Peck maintains that, while being fully cognizant of the evil within themselves, the subjects choose to avoid the necessary introspection to own up to that evil. They respond by putting themselves in a position of moral superiority, and projecting the responsibility onto others. The result is an extreme form of what he describes in The Road Less Traveled as a "character disorder." Whatever the diagnosis, Peck considers evil to be the result of free will, where a man eschews the path to God, for the path away from God.

The priest who wrote this letter is placing souls in grave danger, but if we are to ascribe the contents of the letter to him, the greatest threat may be to himself. Given the perverse nature of his response, he may be already be lost.

In this "Year of the Priest" it is one good reason to storm Heaven with prayers for them -- in some cases, while there is still time.

A Prayer From The Living World

John "Doctor Zero" Hayward is a blogger from Florida who writes for the "Green Room" at Hot Air. Yesterday he wrote a heartfelt piece that I wish I could have read eight years ago.

You may find yourself wishing you could give the unwanted years of your future to the clients of those hospitals and hospices. I did, years ago, when I stood where you are standing now. I was on my knees at the time, offering that trade with all my heart. It doesn’t work that way ...

Had I read this back then, it might have saved me a lot of trouble. But no matter. Read the whole thing.

“Greece is the word ...”

When I was growing up in the 1960s, Hubert H Humphrey of Minnesota was Vice-President under President Lyndon Johnson. I remember being told in school, how he claimed that the government could continue deficit spending indefinitely, so long as the USA had the ability to continue to borrow, and others were willing to lend.

I don't know much, but I don't think it's like that anymore.

Pat Buchanan writes: "Federal revenues are running at 16 percent of gross domestic product, spending at 27 percent. Wednesday, Fed Chairman Ben Bernanke warned that a Greece-like situation, where creditors refuse to buy U.S. debt unless we raise interest rates to cover the rising risks of a U.S. default, cannot be ruled out." In the meantime, we can have a little fun watching him make a futile attempt to explain monetary policy to Congresswoman Maxine Waters.

(H/T to Hot Air.)

Friday, February 26, 2010

FAMW: Black Eyed Peas

We couldn't find a “flash mob” scene in time for Mardi Gras weekend, but if we had, it would probably have looked a lot like this.

Since we wrote about the appearance of the Dominican Sisters of Mary on The Oprah Show on the 9th and 11th of February, we've heard from people who said they didn't approve of the Sisters' decision, and that while Our Lord did break bread with publicans and others of ill repute, he used those occasions to admonish them to reform their lives. I wasn't there personally, but from what I recall to have been written, he didn't seem to wear that on his sleeve. Neither did the Sisters. Even Daniel came out of the lions' den unscathed. So we're won't let the month go out without a reluctant tribute to Oprah for doing the right thing once in a while. This is what a pop recording ensemble known as The Black Eyed Peas did to open her show for its twenty-fourth season last September.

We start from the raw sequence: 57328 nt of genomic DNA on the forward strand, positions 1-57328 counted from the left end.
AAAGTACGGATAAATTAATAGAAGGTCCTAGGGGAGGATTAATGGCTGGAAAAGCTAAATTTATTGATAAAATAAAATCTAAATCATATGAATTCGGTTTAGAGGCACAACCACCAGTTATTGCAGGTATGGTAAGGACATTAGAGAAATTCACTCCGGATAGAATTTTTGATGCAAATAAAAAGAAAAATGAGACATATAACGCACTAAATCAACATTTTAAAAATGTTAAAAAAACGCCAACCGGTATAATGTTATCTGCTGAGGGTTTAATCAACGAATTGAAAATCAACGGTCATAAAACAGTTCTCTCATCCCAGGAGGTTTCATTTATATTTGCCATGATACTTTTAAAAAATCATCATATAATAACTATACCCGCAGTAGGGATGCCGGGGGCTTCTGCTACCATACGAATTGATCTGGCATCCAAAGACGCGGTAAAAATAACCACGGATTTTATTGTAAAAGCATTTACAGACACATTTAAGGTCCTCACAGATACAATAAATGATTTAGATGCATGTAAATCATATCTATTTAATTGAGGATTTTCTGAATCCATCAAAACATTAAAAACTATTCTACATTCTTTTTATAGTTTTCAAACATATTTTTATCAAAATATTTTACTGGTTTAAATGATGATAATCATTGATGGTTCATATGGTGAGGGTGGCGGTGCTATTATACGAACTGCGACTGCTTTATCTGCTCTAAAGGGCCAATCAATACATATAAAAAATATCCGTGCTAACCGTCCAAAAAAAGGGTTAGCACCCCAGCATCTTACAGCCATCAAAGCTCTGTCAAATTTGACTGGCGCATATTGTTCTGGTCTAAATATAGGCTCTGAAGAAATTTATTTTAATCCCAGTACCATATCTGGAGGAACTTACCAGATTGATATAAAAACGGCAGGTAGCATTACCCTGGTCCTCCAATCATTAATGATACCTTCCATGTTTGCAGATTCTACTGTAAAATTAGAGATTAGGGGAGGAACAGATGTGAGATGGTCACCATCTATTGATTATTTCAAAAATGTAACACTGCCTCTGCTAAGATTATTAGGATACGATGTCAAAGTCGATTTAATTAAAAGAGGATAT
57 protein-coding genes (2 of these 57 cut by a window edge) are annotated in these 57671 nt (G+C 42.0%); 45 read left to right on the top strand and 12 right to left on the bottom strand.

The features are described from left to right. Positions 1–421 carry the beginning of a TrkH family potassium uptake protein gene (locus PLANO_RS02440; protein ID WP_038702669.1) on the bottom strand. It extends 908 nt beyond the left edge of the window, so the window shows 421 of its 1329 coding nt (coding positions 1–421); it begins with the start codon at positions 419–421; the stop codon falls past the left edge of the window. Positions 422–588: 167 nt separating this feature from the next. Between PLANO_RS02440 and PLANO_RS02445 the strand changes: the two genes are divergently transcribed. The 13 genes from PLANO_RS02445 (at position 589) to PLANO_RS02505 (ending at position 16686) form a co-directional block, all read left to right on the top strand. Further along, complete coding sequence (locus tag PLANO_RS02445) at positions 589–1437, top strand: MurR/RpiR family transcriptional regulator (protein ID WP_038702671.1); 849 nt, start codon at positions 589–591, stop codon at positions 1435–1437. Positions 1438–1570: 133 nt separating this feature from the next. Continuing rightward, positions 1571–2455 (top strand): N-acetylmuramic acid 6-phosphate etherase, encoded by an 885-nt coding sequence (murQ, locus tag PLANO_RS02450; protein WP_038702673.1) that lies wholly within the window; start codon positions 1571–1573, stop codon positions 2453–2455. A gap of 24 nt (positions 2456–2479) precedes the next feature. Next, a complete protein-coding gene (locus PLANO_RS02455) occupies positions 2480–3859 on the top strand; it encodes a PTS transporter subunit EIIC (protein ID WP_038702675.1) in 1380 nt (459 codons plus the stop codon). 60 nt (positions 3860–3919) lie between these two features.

You can tell who's about to start joining in. It's the ones who are a little too stiff before they let loose. She does seem genuinely surprised, though. I'm not sure they told her in advance.

That's the idea behind a flash mob, and how we leave you with this week's Friday Afternoon Moment of Whimsy.

Mazel tov.

Life at the Main Drag

We were chatting "around the water cooler" this morning, so to speak, about how high the winds were blowing outside. My Scion XB would be a bit too high to stay upright on the road if things got bad enough. The conversation drifted to model car collections, then to custom modifications. Finally, the name of Ed Roth was dropped, and I remembered some of the guys I grew up with back in Ohio.

There were some guys in my Scout Troop who were totally into cars. How they ever got their hands on them by the age of fourteen, I couldn't tell you. Whatever you hear about Boy Scouts, these guys were definitely not sissies.

What is it about small towns and car enthusiasts? I suppose there is an inherent need for a sense of high culture in all of us, and when we are not raised to appreciate what some call "the finer things" in life, we look elsewhere to fill that void. There is a sense of adventure for the individual, and of camaraderie for the group.

That's when I found out more about those stickers I used to see on cars driving down US 50 past the shopping center. Funny how things like that flash back in your head sometimes.

Thursday, February 25, 2010


From Ananova via Romanian Giuliano Stroe - who has been trained by his gymnast dad Iulian since he could walk - stunned TV viewers in his homeland by almost doubling the current world record of 12. The body-building youngster pulled off 20 of the special press ups - where the legs never touch the floor - before stopping.

“If you don’t give him shelter, he’ll have no place to hide.”

There are a few songs that have remained in my head over the years. One of the great things about the internet, is that in some cases, I am able to resolve their origins, or the words that I forgot. “The Devil” is one of those songs. I first heard it in the late 1970s on WEBN-FM, sung a capella by a man whose identity I never learned. It was back in the days when FM radio was more hip than AM radio, because FM stations didn't interrupt the songs with a lot of inane chatter. So you had to listen to five or six songs before they went through the list and told you.